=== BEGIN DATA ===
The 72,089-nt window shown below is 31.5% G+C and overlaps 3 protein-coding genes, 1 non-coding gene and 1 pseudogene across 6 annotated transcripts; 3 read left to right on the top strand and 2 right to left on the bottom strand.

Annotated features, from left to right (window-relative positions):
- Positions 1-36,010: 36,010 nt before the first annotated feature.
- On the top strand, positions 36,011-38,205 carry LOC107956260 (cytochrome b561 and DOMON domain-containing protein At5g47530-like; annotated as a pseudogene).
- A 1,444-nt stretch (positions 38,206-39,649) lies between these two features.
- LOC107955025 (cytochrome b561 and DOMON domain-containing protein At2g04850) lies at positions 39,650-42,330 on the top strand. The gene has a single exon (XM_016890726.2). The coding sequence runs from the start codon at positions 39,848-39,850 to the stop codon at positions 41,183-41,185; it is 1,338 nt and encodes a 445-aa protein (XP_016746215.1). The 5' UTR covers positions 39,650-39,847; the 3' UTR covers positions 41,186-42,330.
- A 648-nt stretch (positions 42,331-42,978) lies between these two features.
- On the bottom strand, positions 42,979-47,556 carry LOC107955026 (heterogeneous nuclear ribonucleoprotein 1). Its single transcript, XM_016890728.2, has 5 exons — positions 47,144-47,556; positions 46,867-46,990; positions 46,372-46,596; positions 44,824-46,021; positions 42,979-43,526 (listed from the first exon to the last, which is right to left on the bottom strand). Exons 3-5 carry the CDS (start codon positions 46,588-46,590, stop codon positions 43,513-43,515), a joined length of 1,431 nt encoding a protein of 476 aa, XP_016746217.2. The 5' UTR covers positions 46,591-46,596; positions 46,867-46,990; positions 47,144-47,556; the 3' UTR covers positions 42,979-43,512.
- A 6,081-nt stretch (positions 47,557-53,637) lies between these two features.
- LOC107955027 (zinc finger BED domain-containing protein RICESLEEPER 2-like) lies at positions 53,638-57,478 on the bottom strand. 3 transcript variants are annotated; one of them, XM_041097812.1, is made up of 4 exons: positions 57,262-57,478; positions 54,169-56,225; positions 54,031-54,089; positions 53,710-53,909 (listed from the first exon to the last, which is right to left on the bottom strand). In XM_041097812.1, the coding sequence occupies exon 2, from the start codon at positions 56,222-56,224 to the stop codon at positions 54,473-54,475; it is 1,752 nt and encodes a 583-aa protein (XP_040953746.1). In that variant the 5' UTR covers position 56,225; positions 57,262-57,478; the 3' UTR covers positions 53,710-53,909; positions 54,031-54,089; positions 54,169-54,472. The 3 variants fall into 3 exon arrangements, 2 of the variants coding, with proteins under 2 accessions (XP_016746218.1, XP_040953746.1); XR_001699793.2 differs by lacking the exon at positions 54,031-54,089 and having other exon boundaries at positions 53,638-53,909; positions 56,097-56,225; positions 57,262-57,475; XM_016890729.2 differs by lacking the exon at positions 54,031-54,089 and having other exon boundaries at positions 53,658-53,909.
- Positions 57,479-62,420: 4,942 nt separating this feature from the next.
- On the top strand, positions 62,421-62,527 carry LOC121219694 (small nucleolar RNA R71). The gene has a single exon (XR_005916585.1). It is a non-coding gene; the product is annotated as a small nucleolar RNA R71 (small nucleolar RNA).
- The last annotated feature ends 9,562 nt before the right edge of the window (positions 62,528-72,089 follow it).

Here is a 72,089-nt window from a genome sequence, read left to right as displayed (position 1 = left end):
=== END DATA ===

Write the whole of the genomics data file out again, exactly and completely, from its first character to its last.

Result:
The 72,089-nt window shown below is 31.5% G+C and overlaps 3 protein-coding genes, 1 non-coding gene and 1 pseudogene across 6 annotated transcripts; 3 read left to right on the top strand and 2 right to left on the bottom strand.

Annotated features, from left to right (window-relative positions):
- Positions 1-36,010: 36,010 nt before the first annotated feature.
- On the top strand, positions 36,011-38,205 carry LOC107956260 (cytochrome b561 and DOMON domain-containing protein At5g47530-like; annotated as a pseudogene).
- A 1,444-nt stretch (positions 38,206-39,649) lies between these two features.
- LOC107955025 (cytochrome b561 and DOMON domain-containing protein At2g04850) lies at positions 39,650-42,330 on the top strand. The gene has a single exon (XM_016890726.2). The coding sequence runs from the start codon at positions 39,848-39,850 to the stop codon at positions 41,183-41,185; it is 1,338 nt and encodes a 445-aa protein (XP_016746215.1). The 5' UTR covers positions 39,650-39,847; the 3' UTR covers positions 41,186-42,330.
- A 648-nt stretch (positions 42,331-42,978) lies between these two features.
- On the bottom strand, positions 42,979-47,556 carry LOC107955026 (heterogeneous nuclear ribonucleoprotein 1). Its single transcript, XM_016890728.2, has 5 exons — positions 47,144-47,556; positions 46,867-46,990; positions 46,372-46,596; positions 44,824-46,021; positions 42,979-43,526 (listed from the first exon to the last, which is right to left on the bottom strand). Exons 3-5 carry the CDS (start codon positions 46,588-46,590, stop codon positions 43,513-43,515), a joined length of 1,431 nt encoding a protein of 476 aa, XP_016746217.2. The 5' UTR covers positions 46,591-46,596; positions 46,867-46,990; positions 47,144-47,556; the 3' UTR covers positions 42,979-43,512.
- A 6,081-nt stretch (positions 47,557-53,637) lies between these two features.
- LOC107955027 (zinc finger BED domain-containing protein RICESLEEPER 2-like) lies at positions 53,638-57,478 on the bottom strand. 3 transcript variants are annotated; one of them, XM_041097812.1, is made up of 4 exons: positions 57,262-57,478; positions 54,169-56,225; positions 54,031-54,089; positions 53,710-53,909 (listed from the first exon to the last, which is right to left on the bottom strand). In XM_041097812.1, the coding sequence occupies exon 2, from the start codon at positions 56,222-56,224 to the stop codon at positions 54,473-54,475; it is 1,752 nt and encodes a 583-aa protein (XP_040953746.1). In that variant the 5' UTR covers position 56,225; positions 57,262-57,478; the 3' UTR covers positions 53,710-53,909; positions 54,031-54,089; positions 54,169-54,472. The 3 variants fall into 3 exon arrangements, 2 of the variants coding, with proteins under 2 accessions (XP_016746218.1, XP_040953746.1); XR_001699793.2 differs by lacking the exon at positions 54,031-54,089 and having other exon boundaries at positions 53,638-53,909; positions 56,097-56,225; positions 57,262-57,475; XM_016890729.2 differs by lacking the exon at positions 54,031-54,089 and having other exon boundaries at positions 53,658-53,909.
- Positions 57,479-62,420: 4,942 nt separating this feature from the next.
- On the top strand, positions 62,421-62,527 carry LOC121219694 (small nucleolar RNA R71). The gene has a single exon (XR_005916585.1). It is a non-coding gene; the product is annotated as a small nucleolar RNA R71 (small nucleolar RNA).
- The last annotated feature ends 9,562 nt before the right edge of the window (positions 62,528-72,089 follow it).

Here is a 72,089-nt window from a genome sequence, read left to right as displayed (position 1 = left end):